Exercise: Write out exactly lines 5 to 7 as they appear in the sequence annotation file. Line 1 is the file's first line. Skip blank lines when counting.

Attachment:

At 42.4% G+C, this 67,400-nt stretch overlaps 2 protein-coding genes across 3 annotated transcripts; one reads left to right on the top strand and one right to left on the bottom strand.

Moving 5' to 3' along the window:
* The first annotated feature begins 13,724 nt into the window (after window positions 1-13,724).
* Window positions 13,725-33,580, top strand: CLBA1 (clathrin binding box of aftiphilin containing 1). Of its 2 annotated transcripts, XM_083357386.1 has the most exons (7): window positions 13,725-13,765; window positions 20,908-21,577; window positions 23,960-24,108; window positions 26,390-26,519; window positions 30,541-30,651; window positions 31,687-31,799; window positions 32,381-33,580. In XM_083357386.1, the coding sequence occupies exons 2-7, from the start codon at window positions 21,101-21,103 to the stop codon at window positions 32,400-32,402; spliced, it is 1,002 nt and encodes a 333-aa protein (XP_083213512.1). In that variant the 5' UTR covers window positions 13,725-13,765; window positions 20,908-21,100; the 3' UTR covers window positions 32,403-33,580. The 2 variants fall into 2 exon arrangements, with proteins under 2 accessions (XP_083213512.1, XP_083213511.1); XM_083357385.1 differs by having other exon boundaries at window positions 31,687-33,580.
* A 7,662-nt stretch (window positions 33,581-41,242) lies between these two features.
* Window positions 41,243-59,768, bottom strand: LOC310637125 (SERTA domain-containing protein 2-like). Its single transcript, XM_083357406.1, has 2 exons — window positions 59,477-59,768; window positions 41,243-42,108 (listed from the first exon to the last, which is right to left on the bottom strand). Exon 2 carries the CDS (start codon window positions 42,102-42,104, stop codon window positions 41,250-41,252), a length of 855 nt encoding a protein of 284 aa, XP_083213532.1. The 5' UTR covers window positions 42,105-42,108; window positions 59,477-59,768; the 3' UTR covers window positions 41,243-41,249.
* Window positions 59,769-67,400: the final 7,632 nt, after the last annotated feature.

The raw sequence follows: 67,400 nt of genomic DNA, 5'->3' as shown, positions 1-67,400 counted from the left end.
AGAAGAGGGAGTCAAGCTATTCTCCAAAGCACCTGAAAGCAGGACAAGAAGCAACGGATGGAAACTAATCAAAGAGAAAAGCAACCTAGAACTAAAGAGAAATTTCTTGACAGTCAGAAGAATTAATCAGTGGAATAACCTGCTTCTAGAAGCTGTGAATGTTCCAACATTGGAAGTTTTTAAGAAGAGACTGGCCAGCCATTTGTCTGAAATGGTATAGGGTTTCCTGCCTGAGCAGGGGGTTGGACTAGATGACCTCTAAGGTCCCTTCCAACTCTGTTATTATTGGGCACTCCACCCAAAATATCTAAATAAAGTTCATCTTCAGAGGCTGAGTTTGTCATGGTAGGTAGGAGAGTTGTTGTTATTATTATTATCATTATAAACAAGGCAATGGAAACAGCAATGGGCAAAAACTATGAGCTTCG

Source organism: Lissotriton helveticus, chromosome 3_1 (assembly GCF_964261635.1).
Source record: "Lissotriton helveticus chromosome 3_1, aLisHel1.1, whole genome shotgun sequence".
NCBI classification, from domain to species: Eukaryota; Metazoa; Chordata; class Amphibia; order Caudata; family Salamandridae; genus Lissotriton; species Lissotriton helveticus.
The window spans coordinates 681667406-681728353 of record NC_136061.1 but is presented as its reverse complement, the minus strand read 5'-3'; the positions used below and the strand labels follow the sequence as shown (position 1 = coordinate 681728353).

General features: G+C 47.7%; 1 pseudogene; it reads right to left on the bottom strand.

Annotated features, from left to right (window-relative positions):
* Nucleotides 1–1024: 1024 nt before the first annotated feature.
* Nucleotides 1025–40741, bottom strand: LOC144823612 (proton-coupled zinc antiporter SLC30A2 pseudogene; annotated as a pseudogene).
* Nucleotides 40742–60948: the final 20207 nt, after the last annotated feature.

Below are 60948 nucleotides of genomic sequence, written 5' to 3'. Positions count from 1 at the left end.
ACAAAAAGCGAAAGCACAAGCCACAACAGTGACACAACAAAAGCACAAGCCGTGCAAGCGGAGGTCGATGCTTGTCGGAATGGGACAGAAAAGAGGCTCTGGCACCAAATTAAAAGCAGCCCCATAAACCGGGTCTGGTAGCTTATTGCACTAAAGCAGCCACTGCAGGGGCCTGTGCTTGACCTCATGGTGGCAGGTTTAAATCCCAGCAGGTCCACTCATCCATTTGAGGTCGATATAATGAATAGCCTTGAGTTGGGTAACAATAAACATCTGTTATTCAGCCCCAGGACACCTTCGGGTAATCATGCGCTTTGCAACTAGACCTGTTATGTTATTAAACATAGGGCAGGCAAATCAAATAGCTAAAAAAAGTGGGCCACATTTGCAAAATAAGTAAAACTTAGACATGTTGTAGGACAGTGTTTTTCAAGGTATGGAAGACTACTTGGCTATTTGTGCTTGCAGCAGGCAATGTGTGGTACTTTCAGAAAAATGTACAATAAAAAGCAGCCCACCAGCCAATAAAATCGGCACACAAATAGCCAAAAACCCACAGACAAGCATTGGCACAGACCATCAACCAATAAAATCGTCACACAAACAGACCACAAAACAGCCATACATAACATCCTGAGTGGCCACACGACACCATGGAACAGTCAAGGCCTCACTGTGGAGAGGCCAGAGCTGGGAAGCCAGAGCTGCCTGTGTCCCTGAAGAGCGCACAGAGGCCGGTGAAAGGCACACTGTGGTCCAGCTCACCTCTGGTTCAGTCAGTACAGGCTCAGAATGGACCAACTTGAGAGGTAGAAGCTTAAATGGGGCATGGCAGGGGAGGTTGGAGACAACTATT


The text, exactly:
* A 7,662-nt stretch (window positions 33,581-41,242) lies between these two features.
* Window positions 41,243-59,768, bottom strand: LOC310637125 (SERTA domain-containing protein 2-like). Its single transcript, XM_083357406.1, has 2 exons — window positions 59,477-59,768; window positions 41,243-42,108 (listed from the first exon to the last, which is right to left on the bottom strand). Exon 2 carries the CDS (start codon window positions 42,102-42,104, stop codon window positions 41,250-41,252), a length of 855 nt encoding a protein of 284 aa, XP_083213532.1. The 5' UTR covers window positions 42,105-42,108; window positions 59,477-59,768; the 3' UTR covers window positions 41,243-41,249.
* Window positions 59,769-67,400: the final 7,632 nt, after the last annotated feature.